My photo
Santa Barbara, CA, United States
I enjoy creating original wine-pairing recipes that are healthful and delicious. I work for Touring & Tasting a Santa Barbara based wine club and national magazine as Food Editor. However, I am not paid for this blog and the opinions expressed here are strictly my own. I received my Personal Chef Skills Competency Award from the SBCC's School Of Culinary Arts. In 2012, I started Inside Wine - Santa Barbara with pal Lila Brown which features wine tastings with winery owners and winemakers. I also serve on the Board of the Santa Barbara Culinary Arts group, which had Julia Child as one of the founding members and funds scholarships for SBCC culinary students in her name.

Search This Blog

Thursday, July 12, 2012

Five Essential Tools To Become A Better Cook

To be a good cook, five tools are essential. Use all five of them in your kitchen: your senses of smell, sight, hearing, touch and taste, and you will quickly begin to improve your cooking! Beginning cooks rely on recipes for cooking times, which can be a disaster. The reason for this is that most ovens are mis-calibrated and have hot and cool spots. Also, stoves vary wildly in temperature--a medium low setting on an old range could be 220 degrees, whereas medium low on a 15,000 Btu Wolf range could be over 260 degrees. You can see how using a recipe's cooking time as an absolute can lead to undercooked or overcooked food.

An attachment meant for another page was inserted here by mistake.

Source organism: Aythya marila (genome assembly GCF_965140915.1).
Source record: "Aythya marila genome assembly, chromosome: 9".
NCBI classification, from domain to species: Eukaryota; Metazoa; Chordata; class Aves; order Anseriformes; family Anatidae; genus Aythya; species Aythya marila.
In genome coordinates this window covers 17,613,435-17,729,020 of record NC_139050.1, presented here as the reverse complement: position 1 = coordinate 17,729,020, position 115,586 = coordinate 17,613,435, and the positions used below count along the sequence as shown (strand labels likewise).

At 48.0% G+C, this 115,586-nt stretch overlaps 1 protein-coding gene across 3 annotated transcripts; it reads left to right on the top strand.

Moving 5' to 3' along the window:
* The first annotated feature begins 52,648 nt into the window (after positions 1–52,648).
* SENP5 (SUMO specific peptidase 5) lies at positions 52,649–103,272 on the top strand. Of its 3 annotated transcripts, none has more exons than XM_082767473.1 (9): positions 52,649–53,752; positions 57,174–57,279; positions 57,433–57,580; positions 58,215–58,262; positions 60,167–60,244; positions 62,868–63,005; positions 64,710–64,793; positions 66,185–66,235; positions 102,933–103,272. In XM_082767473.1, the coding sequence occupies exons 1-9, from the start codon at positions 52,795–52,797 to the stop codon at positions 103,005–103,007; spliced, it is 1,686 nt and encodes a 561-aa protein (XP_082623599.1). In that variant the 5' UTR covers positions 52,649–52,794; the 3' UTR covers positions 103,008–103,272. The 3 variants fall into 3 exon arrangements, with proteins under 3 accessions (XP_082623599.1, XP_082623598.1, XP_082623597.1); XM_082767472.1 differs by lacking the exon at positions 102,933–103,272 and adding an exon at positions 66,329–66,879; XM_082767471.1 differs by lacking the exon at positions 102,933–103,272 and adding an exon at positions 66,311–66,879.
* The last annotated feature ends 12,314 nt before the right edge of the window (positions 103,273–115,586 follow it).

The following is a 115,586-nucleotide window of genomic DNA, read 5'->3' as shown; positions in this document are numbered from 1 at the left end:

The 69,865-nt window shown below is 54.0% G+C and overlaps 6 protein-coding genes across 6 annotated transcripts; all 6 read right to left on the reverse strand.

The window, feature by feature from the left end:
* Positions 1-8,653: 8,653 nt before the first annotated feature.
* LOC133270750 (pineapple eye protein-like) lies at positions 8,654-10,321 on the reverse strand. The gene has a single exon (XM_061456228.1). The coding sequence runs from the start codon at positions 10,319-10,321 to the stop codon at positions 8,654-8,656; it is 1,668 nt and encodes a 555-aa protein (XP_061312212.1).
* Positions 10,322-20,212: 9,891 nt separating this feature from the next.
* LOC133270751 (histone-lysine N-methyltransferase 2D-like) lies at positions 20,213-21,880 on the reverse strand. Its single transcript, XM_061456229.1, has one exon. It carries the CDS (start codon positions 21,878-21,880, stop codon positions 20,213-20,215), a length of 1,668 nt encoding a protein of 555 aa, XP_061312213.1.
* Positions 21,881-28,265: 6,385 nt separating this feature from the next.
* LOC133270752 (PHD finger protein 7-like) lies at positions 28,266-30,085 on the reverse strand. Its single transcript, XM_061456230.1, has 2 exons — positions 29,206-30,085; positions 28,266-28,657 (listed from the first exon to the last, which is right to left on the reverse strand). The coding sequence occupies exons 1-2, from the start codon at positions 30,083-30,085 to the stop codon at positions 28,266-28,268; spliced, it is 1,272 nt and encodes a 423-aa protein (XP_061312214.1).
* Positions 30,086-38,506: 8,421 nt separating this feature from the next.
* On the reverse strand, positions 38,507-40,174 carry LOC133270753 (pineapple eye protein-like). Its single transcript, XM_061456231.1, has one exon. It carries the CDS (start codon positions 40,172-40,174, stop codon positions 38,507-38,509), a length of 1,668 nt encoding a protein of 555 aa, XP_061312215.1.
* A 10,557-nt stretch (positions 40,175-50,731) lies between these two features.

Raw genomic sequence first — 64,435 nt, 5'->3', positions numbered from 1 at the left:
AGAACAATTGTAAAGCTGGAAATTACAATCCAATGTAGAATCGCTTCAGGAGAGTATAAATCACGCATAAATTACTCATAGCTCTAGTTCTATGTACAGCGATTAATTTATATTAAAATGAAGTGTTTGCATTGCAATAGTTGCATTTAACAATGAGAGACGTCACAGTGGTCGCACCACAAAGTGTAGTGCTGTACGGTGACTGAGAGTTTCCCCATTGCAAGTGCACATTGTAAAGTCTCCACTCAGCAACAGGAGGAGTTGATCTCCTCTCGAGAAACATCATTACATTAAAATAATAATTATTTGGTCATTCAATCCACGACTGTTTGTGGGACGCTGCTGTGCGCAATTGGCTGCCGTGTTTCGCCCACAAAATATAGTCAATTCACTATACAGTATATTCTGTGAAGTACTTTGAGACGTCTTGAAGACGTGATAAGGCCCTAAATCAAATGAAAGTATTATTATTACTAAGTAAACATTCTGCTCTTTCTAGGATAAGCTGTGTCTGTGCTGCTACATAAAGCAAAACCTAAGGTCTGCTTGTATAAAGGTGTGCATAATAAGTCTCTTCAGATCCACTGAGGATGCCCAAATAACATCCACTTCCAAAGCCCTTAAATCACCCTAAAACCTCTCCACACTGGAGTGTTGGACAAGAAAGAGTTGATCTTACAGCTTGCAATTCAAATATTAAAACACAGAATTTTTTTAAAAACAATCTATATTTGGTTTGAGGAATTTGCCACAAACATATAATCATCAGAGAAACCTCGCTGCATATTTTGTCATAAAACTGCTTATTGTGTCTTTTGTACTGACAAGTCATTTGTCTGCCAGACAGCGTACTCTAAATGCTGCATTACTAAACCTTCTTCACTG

Instead, use your senses to determine when something is cooked properly. While baking bread, notice the aromas that emanate from the oven. With practice, you can smell when your bread is ready. Cultivate this ability by using the traditional methods to determine when bread is finished (a golden brown crust, an internal thermometer temperature of 190 - 200 degrees, or a hollow sound when the bread is thumped) along with your sensory experience during the cooking process. Remember the aroma of perfectly cooked bread--and next time you will know when the bread is done.

wine pairingYour sense of hearing can be a powerful tool. Have you ever cooked meat that stuck to the pan, even though it was greased? Chances are, you did not hear a sizzle when the meat hit the pan, because the pan wasn't hot enough. Heating a pan correctly for a sear, whether meat or fish, relies on your senses of sight and touch. Hold your hand an inch above the surface of the oiled pan when it first goes on the stove. Notice there is just a bit of warmth. Tilt the pan and notice that the oil runs smoothly across the bottom. As the pan heats, continue to feel the heat above it. At some point, when you tilt the pan, the oil will run across the bottom in waves, so the surface looks dimpled instead of smooth--this is the sign the pan is hot enough. Hold your hand an inch above the pan again and remember the sensation of heat--you can use this memory the next time you cook. Lay the meat or fish on the hot pan and hear that satisfying sizzle!

wine pairingYour sense of touch will tell you when a steak is cooked, without needing to cut into it (though you can--just to check!). Make a fist, with your thumb inside your palm and squeeze tight. Touch the area shown in the photo--that is the feeling of a well done steak. Release all the fingers except the index and thumb. Touch again--this is medium rare. Relax the hand apart--touch and feel the softness of raw meat. Try this next time you cook steak--touch the steak, then touch your hand in the appropriate configuration and see if this simple sensory guide works!